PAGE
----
A bit of extra history as a treat: I first came across this feature in the VSCommands extension, but sadly both the extension and the company behind it disappeared around 2014 - with no upgrades available to new VS versions.

💾 VS2015 to VS2022

CI CodeLens Info #

CodeLens is a much loved VS feature that adds a little extra context to classes, interfaces and methods. Thankfully it's also extendable, so now next to the default source control and reference information we can get a little more information about the selected element itself. We can thank Luiz Fernando DINATO for authoring this one.

💾 VS2022

💾 VS2019

microscope #

Robert Hofmann's extension adds a few windows and a CodeLens bit that allow us to see the generated IL of methods, lambdas, closures and more. As Robert phrases on the extension's page "It's mostly useful for learning and getting a better understanding of how C# works internally" and I completely agree. Trying to be smarter than the compiler is often futile, but at least it's nice to see what it's doing.

💾 VS2022

This extension is also available for VS2019 but you'll have to manually install it - see the linked VS2022 page above for instructions.

Debugging #

ArrayPlotter #

Clue's in the name, as always - Rodney Thomson's extension adds various ways to visualize C, C++ and C# arrays in multitudes of ways. Understanding large numerical arrays in the debug tooltips as endless lines of numbers is hard - and this is an excellent way to alleviate that problem.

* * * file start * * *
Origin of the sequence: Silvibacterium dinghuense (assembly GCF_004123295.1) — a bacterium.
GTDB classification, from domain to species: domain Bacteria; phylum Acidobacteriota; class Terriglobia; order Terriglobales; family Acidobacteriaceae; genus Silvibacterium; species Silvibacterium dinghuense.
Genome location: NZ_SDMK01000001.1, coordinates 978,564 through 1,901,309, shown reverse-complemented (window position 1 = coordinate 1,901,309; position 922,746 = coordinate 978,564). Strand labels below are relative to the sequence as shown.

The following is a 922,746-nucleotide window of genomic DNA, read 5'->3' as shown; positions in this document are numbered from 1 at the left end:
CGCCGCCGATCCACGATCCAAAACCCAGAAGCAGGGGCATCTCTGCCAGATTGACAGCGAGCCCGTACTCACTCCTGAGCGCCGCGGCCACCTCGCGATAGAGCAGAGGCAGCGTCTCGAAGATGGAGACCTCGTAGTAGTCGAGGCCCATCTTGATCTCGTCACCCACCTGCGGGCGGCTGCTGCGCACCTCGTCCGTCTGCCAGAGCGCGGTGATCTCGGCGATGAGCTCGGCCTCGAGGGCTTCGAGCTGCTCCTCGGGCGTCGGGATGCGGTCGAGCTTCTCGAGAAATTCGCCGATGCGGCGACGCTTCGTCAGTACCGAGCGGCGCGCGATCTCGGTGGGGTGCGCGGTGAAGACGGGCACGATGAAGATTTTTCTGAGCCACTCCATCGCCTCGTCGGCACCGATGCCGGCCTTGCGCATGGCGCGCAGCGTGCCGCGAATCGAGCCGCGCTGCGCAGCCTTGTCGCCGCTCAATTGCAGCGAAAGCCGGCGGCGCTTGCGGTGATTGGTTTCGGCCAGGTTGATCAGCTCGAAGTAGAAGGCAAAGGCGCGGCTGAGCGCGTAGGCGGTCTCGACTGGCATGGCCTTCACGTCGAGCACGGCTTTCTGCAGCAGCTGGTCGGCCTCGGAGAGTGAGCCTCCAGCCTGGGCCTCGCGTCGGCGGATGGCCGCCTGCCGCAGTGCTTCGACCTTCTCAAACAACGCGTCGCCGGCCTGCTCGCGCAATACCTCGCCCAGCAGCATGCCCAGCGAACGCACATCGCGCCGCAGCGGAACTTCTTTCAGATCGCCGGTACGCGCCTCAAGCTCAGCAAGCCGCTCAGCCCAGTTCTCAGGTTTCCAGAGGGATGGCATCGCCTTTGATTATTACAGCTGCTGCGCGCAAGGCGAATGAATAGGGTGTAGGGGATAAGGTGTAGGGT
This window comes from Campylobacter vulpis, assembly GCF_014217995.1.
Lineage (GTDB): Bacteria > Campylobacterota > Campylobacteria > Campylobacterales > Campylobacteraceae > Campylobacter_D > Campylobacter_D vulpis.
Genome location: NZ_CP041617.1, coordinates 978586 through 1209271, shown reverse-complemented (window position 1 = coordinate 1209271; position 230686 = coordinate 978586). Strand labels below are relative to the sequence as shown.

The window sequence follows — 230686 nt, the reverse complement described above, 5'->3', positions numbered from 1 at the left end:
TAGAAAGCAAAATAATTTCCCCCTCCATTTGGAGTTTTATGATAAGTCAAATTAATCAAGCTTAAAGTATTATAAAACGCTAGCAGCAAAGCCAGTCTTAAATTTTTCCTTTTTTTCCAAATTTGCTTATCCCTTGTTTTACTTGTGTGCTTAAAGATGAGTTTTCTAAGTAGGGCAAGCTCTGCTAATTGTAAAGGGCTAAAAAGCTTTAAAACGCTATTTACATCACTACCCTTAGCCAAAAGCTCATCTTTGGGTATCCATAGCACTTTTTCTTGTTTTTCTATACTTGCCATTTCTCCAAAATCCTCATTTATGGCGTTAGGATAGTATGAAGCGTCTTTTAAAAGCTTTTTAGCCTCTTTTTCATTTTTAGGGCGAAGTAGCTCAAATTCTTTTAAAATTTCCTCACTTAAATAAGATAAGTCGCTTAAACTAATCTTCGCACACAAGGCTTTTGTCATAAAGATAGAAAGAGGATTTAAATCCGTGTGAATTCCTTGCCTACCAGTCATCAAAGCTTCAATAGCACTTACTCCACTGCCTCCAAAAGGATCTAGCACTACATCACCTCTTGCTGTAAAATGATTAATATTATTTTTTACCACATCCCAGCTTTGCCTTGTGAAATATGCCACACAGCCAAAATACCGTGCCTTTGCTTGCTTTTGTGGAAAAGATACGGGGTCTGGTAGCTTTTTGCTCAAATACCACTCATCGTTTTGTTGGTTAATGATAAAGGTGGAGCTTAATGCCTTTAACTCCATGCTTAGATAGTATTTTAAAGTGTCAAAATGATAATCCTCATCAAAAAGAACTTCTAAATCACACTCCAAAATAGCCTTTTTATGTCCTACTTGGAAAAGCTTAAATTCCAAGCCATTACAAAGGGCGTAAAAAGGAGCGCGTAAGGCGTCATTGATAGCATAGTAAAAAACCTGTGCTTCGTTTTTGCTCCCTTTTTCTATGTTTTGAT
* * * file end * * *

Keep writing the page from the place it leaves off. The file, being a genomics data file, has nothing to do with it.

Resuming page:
💾 VS2022

💾 VS2012 to VS2019

ArrayVisualizer #

More of the same, originally by Amir Liberman, but more recently by Manuel Eisenschink. This time it's less plotting but more visualizing of tables, cubes and more. I've found this extension very useful during the most recent Advent of Code challenge, where almost every time we had to deal with various 2D arrays.

💾 VS2015 to VS2022

You'll have to find and pick the proper release for your VS version following the link above.

Formatting #

CodeMaid #

This superb code-cleanup extension by Steve Cadwallader helps a ton with arranging, formatting and cleaning up code. Highly customizable and a treat to use, especially with the exponentially growing files. (That we should definitely refactor into multiple files, we just need to fit it into one of these sprints coming up. One of these days.)

💾 VS2022

This extension is also available for older VS versions but you'll have to manually install it - see the linked VS2022 page above for instructions.

Trailing Whitespace Visualizer #

The 2nd extension in my list from Mads Kristensen, this time - as the title suggests - to highlight trailing whitespaces in your code. They are invisible and annoying by default - this helps with getting rid of them.

💾 VS2017 to VS2022

(The marketplace page doesn't list VS2022 but it installed for me just fine.)

XamlStyler #

Probably the most niche extension in the list, this is only useful for the XAML based UI developers. Xavalon's tremendous addition to VS helps with (optionally auto-) formatting your XAML documents. Highly customizable to fit your team's preferences, and helps a lot with maintaining consistency and readibility.

💾 VS2022

💾 VS2017 to VS2019

Other #

Font Sizer 2.0 #

The third and final extension from Mads - something that's mostly useful for screen sharing / casts or presentations. The extension provides a quick and easy way to adjust the font size of the UI or code.

💾 VS2017 to VS2022

Top comments (0)